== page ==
DENVER — The landspout tornado that touched down Monday in Weld County has received an EF-1 rating, according to the National Weather Service (NWS) in Boulder.
NWS estimated the tornado's peak sustained winds at 99 mph.
The tornado appeared to track approximately 5 miles as it meandered through southern Weld County, leading to damage to at least six structures and downing power lines in the area.
The tornado was a landspout tornado, or one that forms by colliding wind boundaries and from the ground moving up toward the sky. Traditional tornadoes form at the base of a cloud and move toward the ground.
The tornado touched down about 5 p.m. Monday, tracking near Firestone and Platteville before lifting about 5:30 p.m.
As of Tuesday afternoon, the exact track length and width of the tornado hadn't been publicly listed by the National Weather Service.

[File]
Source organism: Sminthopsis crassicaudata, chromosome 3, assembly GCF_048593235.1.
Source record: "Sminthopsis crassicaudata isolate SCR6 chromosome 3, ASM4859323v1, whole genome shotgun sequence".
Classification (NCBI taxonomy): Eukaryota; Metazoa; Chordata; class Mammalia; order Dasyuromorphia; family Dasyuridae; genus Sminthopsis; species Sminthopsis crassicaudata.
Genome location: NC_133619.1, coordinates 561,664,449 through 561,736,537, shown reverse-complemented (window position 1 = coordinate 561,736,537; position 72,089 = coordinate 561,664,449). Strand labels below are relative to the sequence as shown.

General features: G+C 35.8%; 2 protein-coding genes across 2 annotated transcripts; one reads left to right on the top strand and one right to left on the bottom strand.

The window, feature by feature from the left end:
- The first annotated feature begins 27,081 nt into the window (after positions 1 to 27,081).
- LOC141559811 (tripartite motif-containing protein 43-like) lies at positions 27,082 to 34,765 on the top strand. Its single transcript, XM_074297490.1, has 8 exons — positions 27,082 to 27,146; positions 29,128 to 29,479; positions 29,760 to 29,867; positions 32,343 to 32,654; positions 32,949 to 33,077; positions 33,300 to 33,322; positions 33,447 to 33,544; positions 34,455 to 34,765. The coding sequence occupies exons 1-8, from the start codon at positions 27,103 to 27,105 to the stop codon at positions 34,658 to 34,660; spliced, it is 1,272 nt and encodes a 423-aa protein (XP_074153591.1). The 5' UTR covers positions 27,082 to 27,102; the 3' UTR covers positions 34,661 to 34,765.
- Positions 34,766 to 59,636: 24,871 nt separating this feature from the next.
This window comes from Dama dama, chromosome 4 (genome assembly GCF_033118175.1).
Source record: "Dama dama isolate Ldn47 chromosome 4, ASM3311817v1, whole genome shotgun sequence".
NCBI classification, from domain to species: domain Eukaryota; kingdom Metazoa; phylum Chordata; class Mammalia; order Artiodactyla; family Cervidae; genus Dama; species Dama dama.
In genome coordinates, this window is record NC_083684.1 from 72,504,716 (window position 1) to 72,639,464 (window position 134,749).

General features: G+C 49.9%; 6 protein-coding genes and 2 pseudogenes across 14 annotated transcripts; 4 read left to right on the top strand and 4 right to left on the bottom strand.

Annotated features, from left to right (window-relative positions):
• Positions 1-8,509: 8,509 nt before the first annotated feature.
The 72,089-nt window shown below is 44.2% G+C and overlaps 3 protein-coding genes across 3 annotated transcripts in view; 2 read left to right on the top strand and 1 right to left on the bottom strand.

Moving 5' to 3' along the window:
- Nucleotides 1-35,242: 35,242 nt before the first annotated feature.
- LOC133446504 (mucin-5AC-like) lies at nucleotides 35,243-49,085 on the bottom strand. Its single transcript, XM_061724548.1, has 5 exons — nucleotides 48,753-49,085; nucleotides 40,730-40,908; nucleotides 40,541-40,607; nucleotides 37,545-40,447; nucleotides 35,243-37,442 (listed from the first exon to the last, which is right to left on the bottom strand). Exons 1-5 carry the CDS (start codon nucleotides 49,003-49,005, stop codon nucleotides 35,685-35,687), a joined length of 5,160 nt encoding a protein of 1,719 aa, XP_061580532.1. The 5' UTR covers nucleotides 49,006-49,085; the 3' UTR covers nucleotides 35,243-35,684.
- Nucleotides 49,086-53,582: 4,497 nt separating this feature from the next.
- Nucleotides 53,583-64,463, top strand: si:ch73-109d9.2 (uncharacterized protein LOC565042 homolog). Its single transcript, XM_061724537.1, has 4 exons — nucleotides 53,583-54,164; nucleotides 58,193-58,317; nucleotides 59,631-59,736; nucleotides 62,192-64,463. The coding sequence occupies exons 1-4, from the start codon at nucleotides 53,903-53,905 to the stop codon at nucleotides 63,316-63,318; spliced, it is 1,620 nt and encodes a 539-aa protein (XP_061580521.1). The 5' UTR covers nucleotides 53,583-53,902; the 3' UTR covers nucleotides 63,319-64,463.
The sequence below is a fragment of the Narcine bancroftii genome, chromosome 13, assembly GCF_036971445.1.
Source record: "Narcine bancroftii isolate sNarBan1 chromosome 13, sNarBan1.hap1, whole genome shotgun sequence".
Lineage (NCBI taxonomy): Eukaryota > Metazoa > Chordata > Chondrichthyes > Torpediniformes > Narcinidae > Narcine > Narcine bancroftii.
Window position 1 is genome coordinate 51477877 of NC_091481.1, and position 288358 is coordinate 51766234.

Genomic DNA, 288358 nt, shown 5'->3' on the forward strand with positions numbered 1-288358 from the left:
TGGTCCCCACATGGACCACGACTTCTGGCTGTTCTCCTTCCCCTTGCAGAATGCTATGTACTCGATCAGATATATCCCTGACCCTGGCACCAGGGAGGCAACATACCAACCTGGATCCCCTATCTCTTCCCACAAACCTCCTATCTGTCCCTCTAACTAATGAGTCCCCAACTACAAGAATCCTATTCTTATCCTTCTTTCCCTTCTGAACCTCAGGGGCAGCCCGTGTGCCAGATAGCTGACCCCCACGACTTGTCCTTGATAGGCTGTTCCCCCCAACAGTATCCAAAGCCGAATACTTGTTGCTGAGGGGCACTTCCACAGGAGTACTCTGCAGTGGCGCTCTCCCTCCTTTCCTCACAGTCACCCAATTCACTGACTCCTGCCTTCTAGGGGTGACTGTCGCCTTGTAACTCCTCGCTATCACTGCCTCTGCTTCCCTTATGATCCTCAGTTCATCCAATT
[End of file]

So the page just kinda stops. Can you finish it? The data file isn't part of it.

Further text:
The Enhanced Fujita scale goes from low-to-high, with an EF-0 the lowest rating on the scale and an EF-5 the highest. Landspout tornadoes are usually weaker and shorter-lived, but they are still capable of causing plenty of damage.
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The tornado on Monday was highly visible across much of the metro area, leading to clear images of it taken from dozens of miles away. Much of the northern Denver metro area was able to see the tornado as it slowly pushed through the affected area.
The tornado produced significant damage to at least six structures; however, no injuries were reported.